Jessica: There are three organizing units that you have to work with – Channels, Tags and Programs.

There’s some decision making involved on how you want to structure it. Do I want to have apples, oranges and broccoli all next to each other? Or do I want to group them under fruits and vegetables? That kind of thing.

Or in the marketing world, do I have a channel for Google, LinkedIn and Twitter, or do I have a channel called Online Advertising and use tags for these? It’s important to have these conversations before you start building programs

It’s a little more complex than we have time for but I have given many talks on this topic. Here’s a link to a webinar I gave for Marketo.

Zak: How do you recommend customers approach their setup?

Jessica: The best practice is you don’t want to have a bazillion channels – be strict around the list of channels you create with a standard list. So for example, a standard set of channels I recommend are Online Advertising, Sales Generated, Tradeshow, Roadshow, List Purchase, Organic Search, Website Referral, Website Direct, Referral, Telemarketing and Direct Mail.

Then you can use tags for any type of grouping that you want – a grouping could be a set of media channels like LinkedIn vs. Google vs. Twitter. It could be an industry or a product line.

And then use programs for the most granular level of reporting you want, so you might have a program structure like: LinkedIn Sponsored Update Industry A; LinkedIn Sponsored Update Industry B; LinkedIn Sponsored Update Industry C.

Zak: That’s a smart approach. Program setup is critical as the unit of measurement, if you will, for reporting. Do you find people tend to go overboard with the number of programs they create?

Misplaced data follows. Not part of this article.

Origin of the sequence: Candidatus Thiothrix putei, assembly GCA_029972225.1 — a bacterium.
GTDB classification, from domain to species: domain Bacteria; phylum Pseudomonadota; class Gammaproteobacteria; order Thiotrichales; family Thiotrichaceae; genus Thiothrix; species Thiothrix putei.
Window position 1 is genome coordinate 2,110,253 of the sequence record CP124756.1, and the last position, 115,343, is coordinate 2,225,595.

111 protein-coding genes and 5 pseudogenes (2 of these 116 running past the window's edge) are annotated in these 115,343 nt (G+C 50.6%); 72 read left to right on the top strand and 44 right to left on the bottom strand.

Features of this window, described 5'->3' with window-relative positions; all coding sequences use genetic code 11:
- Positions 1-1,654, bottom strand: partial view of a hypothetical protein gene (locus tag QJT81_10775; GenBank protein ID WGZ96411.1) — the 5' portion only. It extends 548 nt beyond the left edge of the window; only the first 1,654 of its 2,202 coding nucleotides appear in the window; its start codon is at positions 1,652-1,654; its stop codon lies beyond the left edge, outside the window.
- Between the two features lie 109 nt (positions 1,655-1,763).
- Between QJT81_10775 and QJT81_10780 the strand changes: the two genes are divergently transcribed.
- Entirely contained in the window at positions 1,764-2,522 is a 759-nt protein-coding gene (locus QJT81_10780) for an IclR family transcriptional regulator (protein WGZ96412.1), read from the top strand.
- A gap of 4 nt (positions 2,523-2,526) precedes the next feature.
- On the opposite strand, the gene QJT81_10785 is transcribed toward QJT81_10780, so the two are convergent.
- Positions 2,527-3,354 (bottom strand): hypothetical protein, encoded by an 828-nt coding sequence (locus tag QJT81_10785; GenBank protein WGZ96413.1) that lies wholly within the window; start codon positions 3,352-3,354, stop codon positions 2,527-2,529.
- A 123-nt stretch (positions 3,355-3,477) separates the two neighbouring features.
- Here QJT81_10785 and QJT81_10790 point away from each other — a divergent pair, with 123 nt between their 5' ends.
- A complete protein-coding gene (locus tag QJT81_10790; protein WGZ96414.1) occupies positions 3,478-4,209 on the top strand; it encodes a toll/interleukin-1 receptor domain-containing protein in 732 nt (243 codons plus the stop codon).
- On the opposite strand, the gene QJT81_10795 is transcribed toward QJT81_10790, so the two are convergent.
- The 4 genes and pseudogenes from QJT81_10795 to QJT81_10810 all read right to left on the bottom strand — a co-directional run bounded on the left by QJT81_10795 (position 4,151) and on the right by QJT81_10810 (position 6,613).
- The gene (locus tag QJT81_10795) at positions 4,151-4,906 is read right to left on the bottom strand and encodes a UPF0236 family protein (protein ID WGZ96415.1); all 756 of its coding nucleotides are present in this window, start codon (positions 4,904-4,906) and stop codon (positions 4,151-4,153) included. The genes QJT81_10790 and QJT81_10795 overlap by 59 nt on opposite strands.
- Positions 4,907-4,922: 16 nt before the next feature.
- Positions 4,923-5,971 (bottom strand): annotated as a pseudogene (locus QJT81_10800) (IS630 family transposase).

Jessica: Sometimes. If you need say 50 programs, it’s possible to create, but I also council customers not to report for the sake of reporting. Oftentimes customers start out by saying they need very detailed and granular reports when they really don’t. Many times when you are starting out on your reporting journey, you don’t have a clear idea of what you want. Don’t report for the sake or reporting. Report to gain insight into things that are actionable. What are you going to do differently based on your knowledge?

And it’s funny – it’s the same thing with scientists. Scientists can get stuck on analysis paralysis. But you want to report on things that are actionable. Ask yourself – what are you going to do with this data? What kind of decisions are you looking for help with? And don’t collect data for the sake of collecting data. Structure the data so that it can help you make decision around what you need to.

A wise mentor once taught me to ask the questions: What are you going to do more of? What are you going to do less of? What are you going to do differently?

Next Steps:

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Zak Pines

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Zak Pines